A report from the scientists who analyze cannabis confiscated by the cops confirmed that the only reason they found an increase in average pot potency from 1995-2014 was because the DEA had been seizing fewer male plants and fewer seeded buds. "The increase in the proportionate number of sinsemilla samples has been the cause of the overall increase in potency."
Different methods of analysis can also produce different results. It turns out the "gas chromatography" method used for decades to analyze cannabinoid levels can destroy THC while heating up the sample, producing an inaccurately low result. Many labs now use liquid chromatography instead. This makes it hard to meaningfully compare results from different eras when they have been using different methods and technologies.
Modern marijuana marketers are motivated to get the highest THC test results they can, so they can charge a higher price for what is presumably a more mind-melting product. This has resulted in "THC inflation" as legal pot producers shop around for a lab that will give them the test result they want and is giving the false impression of brain-bogglingly high THC levels in some commercial cannabis flowers. Sadly, claims of inaccurate tests, fraud, corruption, and completely fake results are widespread in the cannabis testing industry, rendering any claims about modern THC trends completely meaningless.
THC level doesn't actually equate to potency, as it's just one of dozens of cannabinoids with complex interactions and psychoactive effects. Blind judging and scientific studies are showing that the cannabis with the highest level of THC is not always considered the strongest or most desirable by users.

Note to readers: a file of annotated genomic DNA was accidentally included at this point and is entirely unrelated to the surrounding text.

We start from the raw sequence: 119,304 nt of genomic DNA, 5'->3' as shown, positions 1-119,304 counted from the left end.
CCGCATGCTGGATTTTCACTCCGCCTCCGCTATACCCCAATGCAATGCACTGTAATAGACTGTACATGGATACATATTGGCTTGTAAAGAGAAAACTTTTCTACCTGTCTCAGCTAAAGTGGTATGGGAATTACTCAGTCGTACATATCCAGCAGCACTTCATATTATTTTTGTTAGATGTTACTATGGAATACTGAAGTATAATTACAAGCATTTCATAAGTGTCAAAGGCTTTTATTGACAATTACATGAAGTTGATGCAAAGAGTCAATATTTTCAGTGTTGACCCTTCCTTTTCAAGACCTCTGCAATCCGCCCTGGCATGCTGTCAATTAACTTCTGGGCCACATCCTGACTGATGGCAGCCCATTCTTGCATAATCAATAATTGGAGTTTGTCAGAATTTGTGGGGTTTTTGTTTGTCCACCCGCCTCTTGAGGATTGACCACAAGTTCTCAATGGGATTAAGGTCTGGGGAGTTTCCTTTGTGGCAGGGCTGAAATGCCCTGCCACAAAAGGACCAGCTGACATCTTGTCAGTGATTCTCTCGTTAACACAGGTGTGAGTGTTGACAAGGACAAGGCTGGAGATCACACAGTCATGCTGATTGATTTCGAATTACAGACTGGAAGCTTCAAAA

The "entourage effect" is a term used to describe how the mix and ratios of many varied cannabinoids are more important than any one in particular. There are also aromatic molecules in marijuana called terpenes which have therapeutic and additive effects with cannabinoids in ways we're still coming to understand. So just pointing to THC level doesn't really say anything definitive about the user experience.
Extracts And Edibles
Humans have been making cannabis flowers into a potent hash and oil extracts for a very long time. High Times magazine was advertising the "Isomerizer" home cannabis oil extraction kit from their first issues in the 1970s, based on extraction technology from the 1800s. Gram for gram, these concentrated cannabis products will always be substantially more potent than the buds they were made from.
Plus, as long as there have been people inhaling cannabis, there have been people eating it. Cannabis edibles are well-known to cause psychoactive effects far more intense than even the most epic bong hit. All of this means that it's always been pretty simple to produce powerfully potent pot products from "low potency" cannabis if you really want to.
By the way, even if cannabis was somehow a zillion times stronger now than it used to be, so what? That would just mean you don't need to use as much to get the same enjoyable effect.
Dana Larsen has sold more marijuana to more people than you have. He wrote a book about The History of Cannabis in Canada and another one called Hairy Pothead and the Marijuana Stone. He tweets about stoner stuff at twitter.com/DanaLarsen.
Top Image: D-Kuru/Wiki Commons